The exemplary embodiments will hereafter be described with reference to the accompanying drawings, wherein like numerals depict like elements, and:
  • [0014]
    FIG. 1 is a general block diagram illustrating an animal production optimization system, according to an exemplary embodiment;
  • [0015]
    FIG. 2 is a general block diagram illustrating an enterprise supervisor for an animal production optimization system, according to an exemplary embodiment;
  • [0016]
    FIG. 3 is a general block diagram illustrating a simulator for an animal production system, according to an exemplary embodiment;
  • [0017]
    FIG. 4 is a general block diagram illustrating an ingredients engine and a formulator for an animal production system, according to an exemplary embodiment; and
  • [0018]
    FIG. 5 is a flowchart illustrating a method for animal production optimization, according to an exemplary embodiment.
  • DETAILED DESCRIPTION OF THE PREFERRED EMBODIMENTS
  • [0019]
    In the following description, for the purposes of explanation, numerous specific details are set forth in order to provide a thorough understanding of the present invention. It will be evident to one skilled in the art, however, that the exemplary embodiments may be practiced without these specific details. In other instances, structures and devices are shown in diagram form in order to facilitate description of the exemplary embodiments.
  • [0020]
    In at least one exemplary embodiment illustrated below, a computer system is described which has a central processing unit (CPU) that executes sequences of instructions contained in a memory. More specifically, execution of the sequences of instructions causes the CPU to perform steps, which are described below. The instructions may be loaded into a random access memory (RAM) for execution by the CPU from a read-only memory (ROM), a mass storage device, or some other persistent storage. In other embodiments, multiple workstations, databases, processes, or computers can be utilized. In yet other embodiments, hardwired circuitry may be used in place of, or in combination with, software instructions to implement the functions described. Thus, the embodiments described herein are not limited to any particular source for the instructions executed by the computer system.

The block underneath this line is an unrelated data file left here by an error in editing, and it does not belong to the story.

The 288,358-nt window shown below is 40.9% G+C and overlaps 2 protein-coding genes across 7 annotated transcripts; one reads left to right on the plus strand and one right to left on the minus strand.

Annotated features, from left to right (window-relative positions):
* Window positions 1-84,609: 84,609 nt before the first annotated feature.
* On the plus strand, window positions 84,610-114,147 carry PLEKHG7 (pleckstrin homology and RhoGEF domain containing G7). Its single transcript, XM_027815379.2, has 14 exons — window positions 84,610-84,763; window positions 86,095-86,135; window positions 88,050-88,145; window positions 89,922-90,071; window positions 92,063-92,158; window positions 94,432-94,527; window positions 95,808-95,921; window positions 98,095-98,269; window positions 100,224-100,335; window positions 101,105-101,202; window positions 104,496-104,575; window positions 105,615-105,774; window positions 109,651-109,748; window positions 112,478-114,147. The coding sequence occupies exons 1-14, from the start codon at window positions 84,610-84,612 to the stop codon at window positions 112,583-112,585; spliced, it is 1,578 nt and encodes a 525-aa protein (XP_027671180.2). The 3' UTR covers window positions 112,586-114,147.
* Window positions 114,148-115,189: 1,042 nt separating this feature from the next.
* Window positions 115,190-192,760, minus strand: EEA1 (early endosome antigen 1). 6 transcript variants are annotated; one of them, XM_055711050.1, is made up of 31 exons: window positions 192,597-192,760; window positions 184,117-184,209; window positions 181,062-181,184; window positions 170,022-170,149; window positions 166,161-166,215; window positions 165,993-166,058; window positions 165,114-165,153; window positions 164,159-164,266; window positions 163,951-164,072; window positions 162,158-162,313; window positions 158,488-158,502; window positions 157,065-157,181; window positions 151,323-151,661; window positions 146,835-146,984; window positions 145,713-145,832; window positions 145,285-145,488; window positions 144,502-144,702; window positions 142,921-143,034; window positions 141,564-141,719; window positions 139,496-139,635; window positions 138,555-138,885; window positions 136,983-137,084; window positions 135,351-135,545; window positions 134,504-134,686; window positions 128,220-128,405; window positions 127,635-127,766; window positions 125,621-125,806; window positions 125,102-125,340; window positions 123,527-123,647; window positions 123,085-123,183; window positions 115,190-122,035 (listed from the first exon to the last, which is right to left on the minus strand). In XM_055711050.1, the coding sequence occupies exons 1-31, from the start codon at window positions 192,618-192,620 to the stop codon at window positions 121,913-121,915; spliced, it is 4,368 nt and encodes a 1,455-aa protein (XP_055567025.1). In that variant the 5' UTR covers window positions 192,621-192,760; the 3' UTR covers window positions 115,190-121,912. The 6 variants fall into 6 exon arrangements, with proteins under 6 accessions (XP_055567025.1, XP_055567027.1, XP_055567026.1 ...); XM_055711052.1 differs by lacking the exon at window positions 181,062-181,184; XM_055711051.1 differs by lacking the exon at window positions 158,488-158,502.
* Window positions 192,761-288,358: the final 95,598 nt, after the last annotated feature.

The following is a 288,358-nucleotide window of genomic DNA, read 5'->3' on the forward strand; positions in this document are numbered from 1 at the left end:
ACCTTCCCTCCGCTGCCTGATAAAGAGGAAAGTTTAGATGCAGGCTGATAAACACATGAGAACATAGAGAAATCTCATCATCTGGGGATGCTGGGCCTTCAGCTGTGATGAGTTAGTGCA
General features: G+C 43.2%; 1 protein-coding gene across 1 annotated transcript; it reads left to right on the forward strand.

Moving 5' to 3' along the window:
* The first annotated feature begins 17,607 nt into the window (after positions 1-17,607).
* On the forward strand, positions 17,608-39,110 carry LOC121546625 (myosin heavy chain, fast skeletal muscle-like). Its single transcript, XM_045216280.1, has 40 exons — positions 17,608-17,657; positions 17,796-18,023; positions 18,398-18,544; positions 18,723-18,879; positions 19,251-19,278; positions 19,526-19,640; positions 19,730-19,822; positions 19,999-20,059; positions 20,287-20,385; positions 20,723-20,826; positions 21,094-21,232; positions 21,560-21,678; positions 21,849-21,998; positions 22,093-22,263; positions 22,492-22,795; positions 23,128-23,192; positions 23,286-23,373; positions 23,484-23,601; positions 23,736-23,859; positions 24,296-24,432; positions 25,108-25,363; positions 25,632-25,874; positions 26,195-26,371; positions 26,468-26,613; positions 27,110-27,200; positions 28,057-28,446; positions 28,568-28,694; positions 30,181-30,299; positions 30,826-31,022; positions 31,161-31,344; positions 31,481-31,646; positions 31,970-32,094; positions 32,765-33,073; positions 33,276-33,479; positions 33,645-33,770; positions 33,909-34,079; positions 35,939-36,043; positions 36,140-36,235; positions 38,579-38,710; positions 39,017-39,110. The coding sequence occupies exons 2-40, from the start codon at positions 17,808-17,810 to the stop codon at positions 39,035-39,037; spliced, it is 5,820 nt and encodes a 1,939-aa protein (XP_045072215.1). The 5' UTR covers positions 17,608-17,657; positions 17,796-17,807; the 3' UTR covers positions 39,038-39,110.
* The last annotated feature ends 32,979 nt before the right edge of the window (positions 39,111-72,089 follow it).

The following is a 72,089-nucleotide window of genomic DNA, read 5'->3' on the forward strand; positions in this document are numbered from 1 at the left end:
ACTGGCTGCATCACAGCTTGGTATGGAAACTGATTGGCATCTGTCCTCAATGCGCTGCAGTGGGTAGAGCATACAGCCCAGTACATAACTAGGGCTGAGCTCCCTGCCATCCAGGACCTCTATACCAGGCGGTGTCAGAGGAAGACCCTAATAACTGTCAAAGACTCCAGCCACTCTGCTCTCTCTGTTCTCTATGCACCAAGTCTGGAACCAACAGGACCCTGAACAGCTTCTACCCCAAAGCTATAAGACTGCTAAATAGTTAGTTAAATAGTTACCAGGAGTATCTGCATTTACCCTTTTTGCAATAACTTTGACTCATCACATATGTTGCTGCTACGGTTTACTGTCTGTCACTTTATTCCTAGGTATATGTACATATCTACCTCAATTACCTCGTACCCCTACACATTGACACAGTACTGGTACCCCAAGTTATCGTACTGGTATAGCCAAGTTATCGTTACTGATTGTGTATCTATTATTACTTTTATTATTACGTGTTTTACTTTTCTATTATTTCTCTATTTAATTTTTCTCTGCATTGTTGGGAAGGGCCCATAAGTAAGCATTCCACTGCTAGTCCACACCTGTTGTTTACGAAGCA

• [0021]
    Referring now to FIG. 1, a general block diagram is shown illustrating an animal production optimization system 100, according to an exemplary embodiment. System 100 includes an enterprise supervisor 200, a simulator 300, an ingredient engine 400, and a formulator 500.
  • [0022]